A look into cinema: Halloween horror edition
By Bryan C. Kuriawa
With Halloween approaching, audiences may be interested in what films can possibly create a little scare on a quiet autumn night. In the realm of horror cinema, the options are endless, and can often be quite challenging for those interested in potential thrills. As a result, for this edition of Look into Cinema, we shall spotlight a classic courtesy of director George Romero and preview this month’s most anticipated horror feature.
Ten years after shocking America with his debut, Night of the Living Dead, writer/director George Romero returned to the genre in the form of Dawn of the Dead. At an unspecified point following the reanimation of the deceased, the United States has progressed into chaos as officials prove unable to stop the outbreak. As the situation becomes direr, a young pilot, Stephen (David Emge) and his reporter girlfriend, Fran (Gaylen Ross) along with their two friends (Scott Reinger and Ken Foree) escape via helicopter. Arriving at a shopping mall in the countryside, the group finds the place fully equipped, yet populated with zombies. Realizing that this location provides the best shelter, and considering Fran being several months pregnant, the group proceeds to remove all zombies and seal off the building.
Acting-wise, the cast members are all largely successful with their performances being well composed in bringing the on-screen characters fully to life. As the level headed Peter, Ken Foree of T.V.’s Kenan and Kel, is excellent, appearing as an individual less concerned with the mall, and more with the group’s psyche. David Emge and Gaylen Ross are both successful, with Emge appearing as a leader, only to transform into a materialist, while Ross’ character becomes self-reliant. As Peter’s friend Roger, Scott Reinger is entertaining, taking all that occurs in the group as fun until it transforms into something deadly.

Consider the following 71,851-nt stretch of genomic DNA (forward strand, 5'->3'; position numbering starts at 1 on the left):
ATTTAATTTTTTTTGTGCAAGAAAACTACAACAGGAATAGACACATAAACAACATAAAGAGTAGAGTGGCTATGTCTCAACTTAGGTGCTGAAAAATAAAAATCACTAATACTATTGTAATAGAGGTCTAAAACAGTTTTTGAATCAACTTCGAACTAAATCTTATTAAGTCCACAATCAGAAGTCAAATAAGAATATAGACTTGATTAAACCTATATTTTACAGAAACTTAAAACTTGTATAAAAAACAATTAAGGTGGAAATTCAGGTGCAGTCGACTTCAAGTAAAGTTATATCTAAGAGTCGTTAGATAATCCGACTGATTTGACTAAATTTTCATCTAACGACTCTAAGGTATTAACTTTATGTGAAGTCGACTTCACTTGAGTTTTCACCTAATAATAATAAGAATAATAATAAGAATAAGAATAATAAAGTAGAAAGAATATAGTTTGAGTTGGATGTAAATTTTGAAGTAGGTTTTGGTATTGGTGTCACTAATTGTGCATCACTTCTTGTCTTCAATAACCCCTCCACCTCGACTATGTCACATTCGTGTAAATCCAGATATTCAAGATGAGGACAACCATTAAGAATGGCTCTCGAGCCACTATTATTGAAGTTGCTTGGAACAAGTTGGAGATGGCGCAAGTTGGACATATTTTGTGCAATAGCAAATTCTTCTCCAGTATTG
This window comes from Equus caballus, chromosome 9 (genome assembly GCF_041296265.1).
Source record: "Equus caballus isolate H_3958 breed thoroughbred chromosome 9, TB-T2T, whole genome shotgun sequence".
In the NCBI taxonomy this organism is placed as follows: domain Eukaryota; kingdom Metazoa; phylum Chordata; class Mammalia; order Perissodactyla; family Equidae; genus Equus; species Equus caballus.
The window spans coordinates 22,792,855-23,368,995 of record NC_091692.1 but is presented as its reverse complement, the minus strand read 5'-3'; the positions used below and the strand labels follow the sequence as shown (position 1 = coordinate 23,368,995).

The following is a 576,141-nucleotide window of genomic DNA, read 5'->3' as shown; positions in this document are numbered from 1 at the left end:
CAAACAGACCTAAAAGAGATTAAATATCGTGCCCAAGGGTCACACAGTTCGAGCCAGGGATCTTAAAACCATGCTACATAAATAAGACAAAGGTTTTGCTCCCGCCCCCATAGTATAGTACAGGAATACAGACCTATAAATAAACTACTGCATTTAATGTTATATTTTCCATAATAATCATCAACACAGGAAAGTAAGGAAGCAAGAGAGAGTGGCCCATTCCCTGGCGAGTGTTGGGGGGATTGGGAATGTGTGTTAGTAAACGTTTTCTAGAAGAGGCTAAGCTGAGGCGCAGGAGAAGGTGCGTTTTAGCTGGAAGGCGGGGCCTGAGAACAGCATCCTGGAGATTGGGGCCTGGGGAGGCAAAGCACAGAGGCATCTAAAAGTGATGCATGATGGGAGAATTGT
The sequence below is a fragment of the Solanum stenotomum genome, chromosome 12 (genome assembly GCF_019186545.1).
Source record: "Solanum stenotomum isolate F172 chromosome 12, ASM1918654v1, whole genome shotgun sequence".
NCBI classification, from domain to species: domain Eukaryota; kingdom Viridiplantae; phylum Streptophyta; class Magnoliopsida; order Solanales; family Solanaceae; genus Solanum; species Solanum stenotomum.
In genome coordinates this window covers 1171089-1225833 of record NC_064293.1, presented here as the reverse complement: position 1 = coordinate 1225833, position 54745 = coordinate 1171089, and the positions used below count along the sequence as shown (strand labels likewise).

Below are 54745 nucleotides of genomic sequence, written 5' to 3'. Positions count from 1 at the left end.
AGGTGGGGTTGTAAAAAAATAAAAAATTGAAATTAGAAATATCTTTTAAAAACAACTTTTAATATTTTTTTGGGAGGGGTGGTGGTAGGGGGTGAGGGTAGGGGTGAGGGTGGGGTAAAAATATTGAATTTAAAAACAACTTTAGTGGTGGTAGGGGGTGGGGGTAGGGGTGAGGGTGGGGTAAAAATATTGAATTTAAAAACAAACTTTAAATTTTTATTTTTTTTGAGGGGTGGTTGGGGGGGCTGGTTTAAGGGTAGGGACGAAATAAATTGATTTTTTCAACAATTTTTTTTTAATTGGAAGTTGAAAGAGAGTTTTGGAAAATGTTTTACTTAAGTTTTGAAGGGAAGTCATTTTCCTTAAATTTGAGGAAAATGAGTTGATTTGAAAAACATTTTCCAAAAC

Production-wise, director George Romero is excellent, creating an atmospheric tone to his surroundings. His camerawork is direct and manages to develop an isolated, yet dynamic nature, especially during the second half where our protagonists are removed from the rest of the world. On a supporting note, the progressive rock score by the Italian band Goblin proves to be a deciding edge in terms of atmosphere and an action-based environment. In regards to the film’s faults, Romero’s screenplay, while well-balanced, does have its own difficulties, in terms of creating complete character development over the course of the narrative.
Overall, an excellent horror film which will leave audiences both thrilled and entertained while fearing a potential zombie apocalypse.
For the past three years, audiences have come in droves to the Paranormal Activity films, transforming it into the most prominent horror franchise of the decade. Yet such prominence can’t hide the reality that such a series seems to be the only thing in modern horror, outside of remakes and retreads.
In this entry, a family consisting of Alice (Kathryn Newton), her mother, and her mother’s boyfriend moves into a new home. Yet when a young mother named Katie and her son Robbie move into a nearby house, things begins to change for the unknown.
It appears that ghosts have become the prominent entertainment media with television networks such as Sci-fi and Biography developing various programs involving the supernatural. As a result it could be assumed that this series is tapping into a broad demographic all interested in the subject at hand.
In truth, this series has catered to a teenage audience who believe the R-ratings each entry commands a sense of adult horror. This largely is the result of various modern horror films featuring a PG-13 rating, in an attempt to avoid alienating older demographics beyond teenagers.
As for Paranormal Activity 4, its trailers lack the interest or energy that could be maintained in horror entries. Yet, there is still an audience for these films, and therefore this entry will be sighted for rental, only curious patrons should venture towards their local theaters.